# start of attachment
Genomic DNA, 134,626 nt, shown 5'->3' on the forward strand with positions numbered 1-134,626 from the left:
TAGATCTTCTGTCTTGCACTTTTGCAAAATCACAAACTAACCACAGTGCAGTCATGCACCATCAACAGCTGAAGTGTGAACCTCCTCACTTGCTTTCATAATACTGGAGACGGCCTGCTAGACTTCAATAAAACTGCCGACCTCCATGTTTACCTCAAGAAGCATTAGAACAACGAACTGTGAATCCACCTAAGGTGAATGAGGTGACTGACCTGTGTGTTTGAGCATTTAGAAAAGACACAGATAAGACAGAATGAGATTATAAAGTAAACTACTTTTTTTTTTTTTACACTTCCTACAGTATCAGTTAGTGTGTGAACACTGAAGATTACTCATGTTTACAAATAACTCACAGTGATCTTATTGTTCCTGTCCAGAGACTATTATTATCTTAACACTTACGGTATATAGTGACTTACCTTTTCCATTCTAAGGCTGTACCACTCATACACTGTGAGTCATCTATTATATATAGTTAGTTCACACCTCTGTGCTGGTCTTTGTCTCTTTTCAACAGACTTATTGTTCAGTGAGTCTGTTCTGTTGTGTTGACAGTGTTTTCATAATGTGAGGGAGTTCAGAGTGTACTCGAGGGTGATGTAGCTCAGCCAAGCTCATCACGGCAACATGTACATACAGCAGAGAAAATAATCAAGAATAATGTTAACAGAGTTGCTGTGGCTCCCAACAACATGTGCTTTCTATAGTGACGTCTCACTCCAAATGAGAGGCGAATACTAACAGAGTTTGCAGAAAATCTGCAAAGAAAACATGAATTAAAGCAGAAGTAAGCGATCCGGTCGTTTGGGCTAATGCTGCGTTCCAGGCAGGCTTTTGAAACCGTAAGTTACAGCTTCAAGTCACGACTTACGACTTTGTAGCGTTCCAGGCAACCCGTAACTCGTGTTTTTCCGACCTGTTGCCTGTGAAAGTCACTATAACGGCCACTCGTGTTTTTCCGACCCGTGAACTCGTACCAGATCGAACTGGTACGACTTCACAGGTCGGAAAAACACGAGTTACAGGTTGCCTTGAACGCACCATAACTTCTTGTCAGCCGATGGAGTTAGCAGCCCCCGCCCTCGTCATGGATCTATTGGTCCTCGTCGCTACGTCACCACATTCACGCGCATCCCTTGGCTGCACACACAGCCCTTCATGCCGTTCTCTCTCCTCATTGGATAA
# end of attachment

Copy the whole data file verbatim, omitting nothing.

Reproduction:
Genomic DNA, 134,626 nt, shown 5'->3' on the forward strand with positions numbered 1-134,626 from the left:
TAGATCTTCTGTCTTGCACTTTTGCAAAATCACAAACTAACCACAGTGCAGTCATGCACCATCAACAGCTGAAGTGTGAACCTCCTCACTTGCTTTCATAATACTGGAGACGGCCTGCTAGACTTCAATAAAACTGCCGACCTCCATGTTTACCTCAAGAAGCATTAGAACAACGAACTGTGAATCCACCTAAGGTGAATGAGGTGACTGACCTGTGTGTTTGAGCATTTAGAAAAGACACAGATAAGACAGAATGAGATTATAAAGTAAACTACTTTTTTTTTTTTTACACTTCCTACAGTATCAGTTAGTGTGTGAACACTGAAGATTACTCATGTTTACAAATAACTCACAGTGATCTTATTGTTCCTGTCCAGAGACTATTATTATCTTAACACTTACGGTATATAGTGACTTACCTTTTCCATTCTAAGGCTGTACCACTCATACACTGTGAGTCATCTATTATATATAGTTAGTTCACACCTCTGTGCTGGTCTTTGTCTCTTTTCAACAGACTTATTGTTCAGTGAGTCTGTTCTGTTGTGTTGACAGTGTTTTCATAATGTGAGGGAGTTCAGAGTGTACTCGAGGGTGATGTAGCTCAGCCAAGCTCATCACGGCAACATGTACATACAGCAGAGAAAATAATCAAGAATAATGTTAACAGAGTTGCTGTGGCTCCCAACAACATGTGCTTTCTATAGTGACGTCTCACTCCAAATGAGAGGCGAATACTAACAGAGTTTGCAGAAAATCTGCAAAGAAAACATGAATTAAAGCAGAAGTAAGCGATCCGGTCGTTTGGGCTAATGCTGCGTTCCAGGCAGGCTTTTGAAACCGTAAGTTACAGCTTCAAGTCACGACTTACGACTTTGTAGCGTTCCAGGCAACCCGTAACTCGTGTTTTTCCGACCTGTTGCCTGTGAAAGTCACTATAACGGCCACTCGTGTTTTTCCGACCCGTGAACTCGTACCAGATCGAACTGGTACGACTTCACAGGTCGGAAAAACACGAGTTACAGGTTGCCTTGAACGCACCATAACTTCTTGTCAGCCGATGGAGTTAGCAGCCCCCGCCCTCGTCATGGATCTATTGGTCCTCGTCGCTACGTCACCACATTCACGCGCATCCCTTGGCTGCACACACAGCCCTTCATGCCGTTCTCTCTCCTCATTGGATAA